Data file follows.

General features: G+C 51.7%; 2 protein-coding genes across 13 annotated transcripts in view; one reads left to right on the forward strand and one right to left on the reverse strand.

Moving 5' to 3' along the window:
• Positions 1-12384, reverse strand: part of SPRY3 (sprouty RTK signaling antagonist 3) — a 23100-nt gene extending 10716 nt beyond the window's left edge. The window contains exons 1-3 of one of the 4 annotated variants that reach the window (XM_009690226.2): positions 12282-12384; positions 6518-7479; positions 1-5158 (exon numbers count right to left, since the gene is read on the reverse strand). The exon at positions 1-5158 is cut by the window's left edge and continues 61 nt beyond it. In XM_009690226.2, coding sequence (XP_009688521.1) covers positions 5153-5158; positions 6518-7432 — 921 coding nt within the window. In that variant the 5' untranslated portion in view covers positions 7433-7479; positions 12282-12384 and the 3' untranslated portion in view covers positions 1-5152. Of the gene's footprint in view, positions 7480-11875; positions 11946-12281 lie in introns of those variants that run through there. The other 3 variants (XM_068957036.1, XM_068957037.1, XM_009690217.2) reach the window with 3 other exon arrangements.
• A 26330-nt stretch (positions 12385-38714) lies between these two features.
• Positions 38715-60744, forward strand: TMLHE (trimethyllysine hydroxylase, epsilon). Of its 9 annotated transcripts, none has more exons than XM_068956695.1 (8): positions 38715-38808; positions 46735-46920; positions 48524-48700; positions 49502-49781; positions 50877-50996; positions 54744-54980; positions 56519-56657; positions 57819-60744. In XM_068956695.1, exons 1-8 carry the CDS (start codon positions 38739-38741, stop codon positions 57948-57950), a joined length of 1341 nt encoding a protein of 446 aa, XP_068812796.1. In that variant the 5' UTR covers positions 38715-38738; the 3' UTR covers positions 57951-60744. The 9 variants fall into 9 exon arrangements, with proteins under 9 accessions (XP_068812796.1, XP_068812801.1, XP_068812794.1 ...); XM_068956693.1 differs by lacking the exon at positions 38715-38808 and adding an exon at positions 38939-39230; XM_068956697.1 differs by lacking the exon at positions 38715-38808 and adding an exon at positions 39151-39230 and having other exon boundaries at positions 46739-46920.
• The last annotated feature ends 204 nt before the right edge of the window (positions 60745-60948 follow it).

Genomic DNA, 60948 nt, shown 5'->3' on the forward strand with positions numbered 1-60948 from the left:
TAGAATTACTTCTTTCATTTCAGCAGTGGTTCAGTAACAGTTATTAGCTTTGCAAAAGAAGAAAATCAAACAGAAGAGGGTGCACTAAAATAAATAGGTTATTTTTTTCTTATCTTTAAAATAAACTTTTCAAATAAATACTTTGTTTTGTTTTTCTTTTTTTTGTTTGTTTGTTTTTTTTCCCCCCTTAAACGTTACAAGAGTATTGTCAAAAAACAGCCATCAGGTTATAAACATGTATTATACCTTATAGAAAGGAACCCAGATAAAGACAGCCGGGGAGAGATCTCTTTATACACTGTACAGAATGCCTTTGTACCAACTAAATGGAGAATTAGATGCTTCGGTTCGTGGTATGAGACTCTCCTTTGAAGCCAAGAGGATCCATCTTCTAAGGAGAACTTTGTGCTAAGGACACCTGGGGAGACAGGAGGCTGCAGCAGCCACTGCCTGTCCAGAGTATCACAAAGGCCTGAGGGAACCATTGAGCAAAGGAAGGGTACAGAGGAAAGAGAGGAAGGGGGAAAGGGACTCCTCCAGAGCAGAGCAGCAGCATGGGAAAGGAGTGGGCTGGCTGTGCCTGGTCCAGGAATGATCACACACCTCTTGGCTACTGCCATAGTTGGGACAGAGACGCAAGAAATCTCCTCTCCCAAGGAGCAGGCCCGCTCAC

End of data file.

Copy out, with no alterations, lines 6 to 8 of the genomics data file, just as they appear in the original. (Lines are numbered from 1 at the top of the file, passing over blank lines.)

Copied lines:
• The last annotated feature ends 204 nt before the right edge of the window (positions 60745-60948 follow it).

Genomic DNA, 60948 nt, shown 5'->3' on the forward strand with positions numbered 1-60948 from the left:
TAGAATTACTTCTTTCATTTCAGCAGTGGTTCAGTAACAGTTATTAGCTTTGCAAAAGAAGAAAATCAAACAGAAGAGGGTGCACTAAAATAAATAGGTTATTTTTTTCTTATCTTTAAAATAAACTTTTCAAATAAATACTTTGTTTTGTTTTTCTTTTTTTTGTTTGTTTGTTTTTTTTCCCCCCTTAAACGTTACAAGAGTATTGTCAAAAAACAGCCATCAGGTTATAAACATGTATTATACCTTATAGAAAGGAACCCAGATAAAGACAGCCGGGGAGAGATCTCTTTATACACTGTACAGAATGCCTTTGTACCAACTAAATGGAGAATTAGATGCTTCGGTTCGTGGTATGAGACTCTCCTTTGAAGCCAAGAGGATCCATCTTCTAAGGAGAACTTTGTGCTAAGGACACCTGGGGAGACAGGAGGCTGCAGCAGCCACTGCCTGTCCAGAGTATCACAAAGGCCTGAGGGAACCATTGAGCAAAGGAAGGGTACAGAGGAAAGAGAGGAAGGGGGAAAGGGACTCCTCCAGAGCAGAGCAGCAGCATGGGAAAGGAGTGGGCTGGCTGTGCCTGGTCCAGGAATGATCACACACCTCTTGGCTACTGCCATAGTTGGGACAGAGACGCAAGAAATCTCCTCTCCCAAGGAGCAGGCCCGCTCAC